ShaneS
04-24-2014, 17:57
Some of the newer fancier indoor ranges I've seen have grates that are built into the floor and collect the brass when it hits the ground. I won't shoot at one.

If I shoot at an indoor range I take loads with worn out brass that I don't mind losing.

njl
04-24-2014, 18:10
Some of the newer fancier indoor ranges I've seen have grates that are built into the floor and collect the brass when it hits the ground. I won't shoot at one.



I haven't seen one like that, but it makes sense. Without anyone sweeping, brass won't accumulate on the floor where someone might slip on it, and it automagically steals everyone's brass, so they can collect and sell it.

cfrye11
04-24-2014, 18:22
We clean our range when we are done. We can keep our brass and if we are not the club has special barrels for brass if we do not want it they will sell it to pay for up grades.

We can not mine lead. (Not sure why or why not)

cftye11

Militant Gay
04-24-2014, 18:27
I don't get it. If you bring brass to the range, you should be able to leave with it. I only shoot at ranges that allow me to pick up brass and I don't even reload. My best friend's father in law reloads and he's a really great guy so I give as much brass as I can. It comes back around nicely when we invite him to shoot with us. He just lets us have at his ammo.

PCJim
04-24-2014, 22:09
Shoot a wheel gun. You won't lose any brass unless you've butter fingers.

Jack Ryan
04-24-2014, 23:22
I don't "get" people who don't get it or don't understand this simple thing. What is so hard to understand about you are voluntarily going some place you don't own. Some one ELSE owns and runs the range. They decide how they want to run it and you decide if you want to go there or not. You don't make the rules, the owner does. You freely decide to got there or not.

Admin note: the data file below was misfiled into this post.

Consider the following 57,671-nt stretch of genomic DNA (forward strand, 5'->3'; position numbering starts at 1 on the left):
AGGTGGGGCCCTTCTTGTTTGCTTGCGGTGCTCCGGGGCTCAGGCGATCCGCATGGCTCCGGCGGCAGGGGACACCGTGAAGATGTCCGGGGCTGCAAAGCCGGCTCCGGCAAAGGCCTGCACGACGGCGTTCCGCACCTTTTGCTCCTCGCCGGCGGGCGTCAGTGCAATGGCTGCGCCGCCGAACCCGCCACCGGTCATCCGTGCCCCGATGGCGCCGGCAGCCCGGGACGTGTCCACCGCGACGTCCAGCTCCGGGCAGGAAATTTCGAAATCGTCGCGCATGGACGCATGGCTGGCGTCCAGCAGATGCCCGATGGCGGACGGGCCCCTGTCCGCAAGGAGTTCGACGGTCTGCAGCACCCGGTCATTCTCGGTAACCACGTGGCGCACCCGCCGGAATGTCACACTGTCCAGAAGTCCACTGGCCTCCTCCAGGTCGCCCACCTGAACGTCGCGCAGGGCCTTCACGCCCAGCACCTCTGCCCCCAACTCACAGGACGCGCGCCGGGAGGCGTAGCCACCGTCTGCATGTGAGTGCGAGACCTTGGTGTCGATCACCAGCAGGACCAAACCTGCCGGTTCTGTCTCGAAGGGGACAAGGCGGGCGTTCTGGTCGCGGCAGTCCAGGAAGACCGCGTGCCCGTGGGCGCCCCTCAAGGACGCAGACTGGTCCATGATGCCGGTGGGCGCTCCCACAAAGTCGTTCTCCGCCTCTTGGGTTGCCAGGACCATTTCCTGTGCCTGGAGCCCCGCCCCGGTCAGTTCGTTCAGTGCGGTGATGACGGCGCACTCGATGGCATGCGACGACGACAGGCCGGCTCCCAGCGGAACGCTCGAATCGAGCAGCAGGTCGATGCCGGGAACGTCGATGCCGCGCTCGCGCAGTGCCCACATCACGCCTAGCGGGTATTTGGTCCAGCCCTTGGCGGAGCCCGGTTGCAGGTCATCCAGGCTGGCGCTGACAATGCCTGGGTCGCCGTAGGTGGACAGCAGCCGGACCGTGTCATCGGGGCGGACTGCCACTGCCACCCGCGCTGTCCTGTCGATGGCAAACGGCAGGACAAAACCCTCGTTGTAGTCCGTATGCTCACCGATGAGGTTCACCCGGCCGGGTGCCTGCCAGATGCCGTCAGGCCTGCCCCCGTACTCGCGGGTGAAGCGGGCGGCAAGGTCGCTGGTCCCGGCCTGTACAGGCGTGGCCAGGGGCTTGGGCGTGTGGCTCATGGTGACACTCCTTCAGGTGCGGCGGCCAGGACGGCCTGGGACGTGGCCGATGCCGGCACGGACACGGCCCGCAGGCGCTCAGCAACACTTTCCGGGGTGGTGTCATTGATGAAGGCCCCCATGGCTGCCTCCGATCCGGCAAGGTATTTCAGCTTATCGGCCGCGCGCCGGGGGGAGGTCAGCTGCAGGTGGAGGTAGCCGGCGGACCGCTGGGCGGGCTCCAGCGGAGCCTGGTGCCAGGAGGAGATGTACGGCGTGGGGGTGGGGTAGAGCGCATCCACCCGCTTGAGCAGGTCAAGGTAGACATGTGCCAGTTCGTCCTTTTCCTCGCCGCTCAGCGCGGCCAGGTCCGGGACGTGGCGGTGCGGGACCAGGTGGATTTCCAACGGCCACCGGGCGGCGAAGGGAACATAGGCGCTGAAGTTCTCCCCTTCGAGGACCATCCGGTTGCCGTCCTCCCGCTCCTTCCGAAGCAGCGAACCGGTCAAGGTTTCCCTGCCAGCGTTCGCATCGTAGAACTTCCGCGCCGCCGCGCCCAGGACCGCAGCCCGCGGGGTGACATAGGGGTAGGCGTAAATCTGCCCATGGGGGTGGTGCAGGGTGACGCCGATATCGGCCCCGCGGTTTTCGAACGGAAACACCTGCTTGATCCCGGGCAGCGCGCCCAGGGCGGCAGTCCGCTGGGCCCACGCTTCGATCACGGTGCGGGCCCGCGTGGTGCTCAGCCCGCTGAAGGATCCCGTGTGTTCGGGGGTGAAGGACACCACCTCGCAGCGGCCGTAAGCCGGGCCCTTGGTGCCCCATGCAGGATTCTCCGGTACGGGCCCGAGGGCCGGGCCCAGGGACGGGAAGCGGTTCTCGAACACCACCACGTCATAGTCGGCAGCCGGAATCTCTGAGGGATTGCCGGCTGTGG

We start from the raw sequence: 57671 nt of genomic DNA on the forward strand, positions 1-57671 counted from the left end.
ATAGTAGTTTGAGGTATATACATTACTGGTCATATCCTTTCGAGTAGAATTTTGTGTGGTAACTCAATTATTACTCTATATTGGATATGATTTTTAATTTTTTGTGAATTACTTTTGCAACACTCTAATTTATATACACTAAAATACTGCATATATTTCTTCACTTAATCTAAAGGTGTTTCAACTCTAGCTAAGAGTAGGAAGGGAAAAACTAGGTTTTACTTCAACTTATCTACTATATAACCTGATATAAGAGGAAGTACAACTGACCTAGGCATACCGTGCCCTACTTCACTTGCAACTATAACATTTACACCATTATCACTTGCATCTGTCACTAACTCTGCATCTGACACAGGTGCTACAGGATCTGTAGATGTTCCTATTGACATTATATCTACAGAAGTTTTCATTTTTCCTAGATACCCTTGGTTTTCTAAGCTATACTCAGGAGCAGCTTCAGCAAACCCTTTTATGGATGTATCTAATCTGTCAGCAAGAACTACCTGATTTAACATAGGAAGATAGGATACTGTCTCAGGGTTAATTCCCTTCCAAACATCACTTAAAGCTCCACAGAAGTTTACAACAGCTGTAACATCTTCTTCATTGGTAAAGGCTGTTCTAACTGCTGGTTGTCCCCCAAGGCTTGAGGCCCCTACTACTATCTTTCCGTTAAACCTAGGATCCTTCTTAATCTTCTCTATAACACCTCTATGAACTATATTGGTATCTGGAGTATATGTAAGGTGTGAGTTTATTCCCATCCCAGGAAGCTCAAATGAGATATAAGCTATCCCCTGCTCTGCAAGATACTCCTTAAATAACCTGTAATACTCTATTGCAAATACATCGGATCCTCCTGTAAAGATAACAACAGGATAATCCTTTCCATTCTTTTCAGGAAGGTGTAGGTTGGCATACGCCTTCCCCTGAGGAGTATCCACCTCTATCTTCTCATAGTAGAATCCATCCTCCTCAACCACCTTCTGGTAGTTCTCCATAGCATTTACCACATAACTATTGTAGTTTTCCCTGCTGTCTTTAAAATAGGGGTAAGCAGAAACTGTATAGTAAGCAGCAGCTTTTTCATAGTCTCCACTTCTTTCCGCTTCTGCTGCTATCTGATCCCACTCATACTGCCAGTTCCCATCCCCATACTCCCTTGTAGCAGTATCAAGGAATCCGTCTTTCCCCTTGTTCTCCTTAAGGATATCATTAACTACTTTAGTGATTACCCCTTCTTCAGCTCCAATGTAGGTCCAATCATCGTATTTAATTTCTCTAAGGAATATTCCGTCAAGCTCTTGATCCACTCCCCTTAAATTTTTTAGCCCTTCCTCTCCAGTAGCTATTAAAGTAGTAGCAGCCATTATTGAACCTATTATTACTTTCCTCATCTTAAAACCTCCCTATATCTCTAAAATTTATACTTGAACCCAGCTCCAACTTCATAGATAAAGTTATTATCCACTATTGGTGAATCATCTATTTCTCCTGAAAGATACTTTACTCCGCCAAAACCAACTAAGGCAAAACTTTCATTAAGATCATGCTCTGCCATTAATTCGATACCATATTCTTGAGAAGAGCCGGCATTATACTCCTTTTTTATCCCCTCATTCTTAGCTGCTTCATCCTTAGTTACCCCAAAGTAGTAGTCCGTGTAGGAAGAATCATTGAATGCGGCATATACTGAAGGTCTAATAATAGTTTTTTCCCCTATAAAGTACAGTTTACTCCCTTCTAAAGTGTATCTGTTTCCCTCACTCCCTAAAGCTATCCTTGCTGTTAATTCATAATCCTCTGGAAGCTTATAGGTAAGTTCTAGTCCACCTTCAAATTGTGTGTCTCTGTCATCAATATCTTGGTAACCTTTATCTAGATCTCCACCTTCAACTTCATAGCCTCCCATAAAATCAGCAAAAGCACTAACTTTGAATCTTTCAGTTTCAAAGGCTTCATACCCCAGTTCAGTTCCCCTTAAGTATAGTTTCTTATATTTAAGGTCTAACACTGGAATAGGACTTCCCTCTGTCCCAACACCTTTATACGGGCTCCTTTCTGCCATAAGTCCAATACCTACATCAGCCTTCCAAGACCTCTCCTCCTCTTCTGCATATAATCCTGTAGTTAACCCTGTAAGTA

That's how it is. How is that so difficult to comprehend?

trlcavscout
04-25-2014, 08:07
I normally shoot outdoors, I do pick up brass and boolits. There are a few scavengers who like to get the brass and sell it and I am ok with that, as long as they beat me to it. The closest indoor range was the first in the area and they charge a fortune to shoot there and you can't pick up your brass so I don't go.

I miss living in Las Vegas I used to go to the indoor range at lunch and it only cost like $6?

ShaneS
04-25-2014, 09:58
I don't "get" people who don't get it or don't understand this simple thing. What is so hard to understand about you are voluntarily going some place you don't own. Some one ELSE owns and runs the range. They decide how they want to run it and you decide if you want to go there or not. You don't make the rules, the owner does. You freely decide to got there or not.

That's how it is. How is that so difficult to comprehend?


It's just a discussion. It's what people do on forums. Some have no options on ranges and are frustrated with the policy of the range near them. Others, like myself, have options and choose not to patronize such ranges. It's fun to share stories and experiences.

I occasionally ask people for their brass if it looks like they don't reload. I would certainly confront someone who was taking my brass. People like that really get on my nerves.

unclebob
04-25-2014, 10:32
I don't "get" people who don't get it or don't understand this simple thing. What is so hard to understand about you are voluntarily going some place you don't own. Some one ELSE owns and runs the range. They decide how they want to run it and you decide if you want to go there or not. You don't make the rules, the owner does. You freely decide to got there or not.

That's how it is. How is that so difficult to comprehend?

Not everything is so cut and dry. I have a choice of going to a range 10 miles away that I can get to every week that has restrictions. Or do I travel 50 miles one way that I might get to once or twice a month that has no restrictions?
But do these ranges that do not allow picking up brass have restrictions of using a brass catcher?

Brian Lee
04-25-2014, 18:58
Totally illegal and can only be enforced if brass falls forward of the firing line based on safety. I wouldn't patron a range that did that BS.